by Pat Sturdy, Stephen Bremner, Gill Harper, Les Mayhew, Sandra Eldridge, John Eversley, Aziz Sheikh, Susan Hunter, Kambiz Boomla, Gene Feder, Keith Prescott, Chris Griffiths
Asthma has the potential to adversely affect children's school examination performance, and hence longer term life chances. Asthma morbidity is especially high amongst UK ethnic minority children and those experiencing social adversity, populations which also have poor educational outcomes. We tested the hypothesis that asthma adversely affects performance in national school examinations in a large cohort from an area of ethnic diversity and social deprivation. Methods and Findings
With a novel method (using patient and address-matching algorithms) we linked administrative and clinical data for 2002–2005 for children in east London aged 5–14 years to contemporaneous education and social care datasets. We modelled children's performance in school examinations in relation to socio-demographic and clinical variables.The dataset captured examination performance for 12,136 children who sat at least one national examination at Key Stages 1–3. For illustration, estimates are presented as percentage changes in Key Stage 2 results. Having asthma was associated with a 1.1% increase in examination scores (95%CI 0.4 to 1.7)%,p?=?0.02. Worse scores were associated with Bangladeshi ethnicity -1.3%(-2.5 to -0.1)%,p?=?0.03; special educational need -14.6%(-15.7 to -13.5)%,p?=?0.02; mental health problems -2.5%(-4.1 to -0.9)%,p?=?0.003, and social adversity: living in a smoking household -1.2(-1.7 to -0.6)%,p<0.001; living in social housing -0.8%(-1.3 to -0.2)% p?=?0.01, and entitlement to free school meals -0.8%(-1.5 to -0.1)%,p<0.001. Conclusions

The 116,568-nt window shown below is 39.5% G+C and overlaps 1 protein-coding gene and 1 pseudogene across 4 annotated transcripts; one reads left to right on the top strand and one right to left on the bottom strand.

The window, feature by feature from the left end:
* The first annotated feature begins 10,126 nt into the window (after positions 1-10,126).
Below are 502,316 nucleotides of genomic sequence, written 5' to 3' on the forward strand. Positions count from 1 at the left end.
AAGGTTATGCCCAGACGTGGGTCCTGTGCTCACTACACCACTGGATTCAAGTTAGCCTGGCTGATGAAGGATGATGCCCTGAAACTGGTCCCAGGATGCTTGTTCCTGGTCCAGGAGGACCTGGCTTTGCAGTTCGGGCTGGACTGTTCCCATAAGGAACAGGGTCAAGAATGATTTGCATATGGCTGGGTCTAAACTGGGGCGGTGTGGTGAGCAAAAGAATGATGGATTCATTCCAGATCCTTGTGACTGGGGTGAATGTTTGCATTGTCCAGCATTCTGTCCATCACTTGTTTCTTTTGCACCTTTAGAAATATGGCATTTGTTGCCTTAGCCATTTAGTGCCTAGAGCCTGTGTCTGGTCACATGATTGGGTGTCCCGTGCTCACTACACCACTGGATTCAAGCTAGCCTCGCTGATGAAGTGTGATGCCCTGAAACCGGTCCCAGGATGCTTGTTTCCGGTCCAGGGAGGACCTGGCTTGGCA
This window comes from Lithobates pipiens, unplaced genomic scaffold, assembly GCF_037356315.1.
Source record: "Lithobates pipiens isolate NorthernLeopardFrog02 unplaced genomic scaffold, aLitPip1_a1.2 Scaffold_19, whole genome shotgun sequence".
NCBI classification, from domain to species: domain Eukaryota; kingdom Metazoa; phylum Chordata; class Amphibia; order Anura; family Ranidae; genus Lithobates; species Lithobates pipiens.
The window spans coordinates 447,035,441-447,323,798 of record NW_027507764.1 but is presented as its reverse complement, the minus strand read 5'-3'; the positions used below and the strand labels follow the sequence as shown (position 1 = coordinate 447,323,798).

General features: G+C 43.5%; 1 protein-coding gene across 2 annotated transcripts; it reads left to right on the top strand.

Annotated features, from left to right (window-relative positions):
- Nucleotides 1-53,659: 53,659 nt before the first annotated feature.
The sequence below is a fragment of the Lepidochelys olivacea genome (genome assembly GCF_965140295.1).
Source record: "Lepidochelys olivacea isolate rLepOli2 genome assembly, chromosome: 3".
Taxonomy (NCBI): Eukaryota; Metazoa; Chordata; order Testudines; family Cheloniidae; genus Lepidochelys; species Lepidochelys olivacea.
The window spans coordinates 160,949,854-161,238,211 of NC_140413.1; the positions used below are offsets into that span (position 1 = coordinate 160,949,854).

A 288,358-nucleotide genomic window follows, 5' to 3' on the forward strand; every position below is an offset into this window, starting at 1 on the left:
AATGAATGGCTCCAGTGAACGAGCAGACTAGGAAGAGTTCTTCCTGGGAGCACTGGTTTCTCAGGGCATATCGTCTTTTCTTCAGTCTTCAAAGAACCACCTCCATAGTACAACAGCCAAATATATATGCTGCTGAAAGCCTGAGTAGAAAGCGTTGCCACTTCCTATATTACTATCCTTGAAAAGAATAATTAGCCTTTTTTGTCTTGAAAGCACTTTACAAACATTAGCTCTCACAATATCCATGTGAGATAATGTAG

Social adversity and ethnicity, but not asthma, are associated with poorer performance in national school examinations. Policies to improve educational attainment in socially deprived areas should focus on these factors.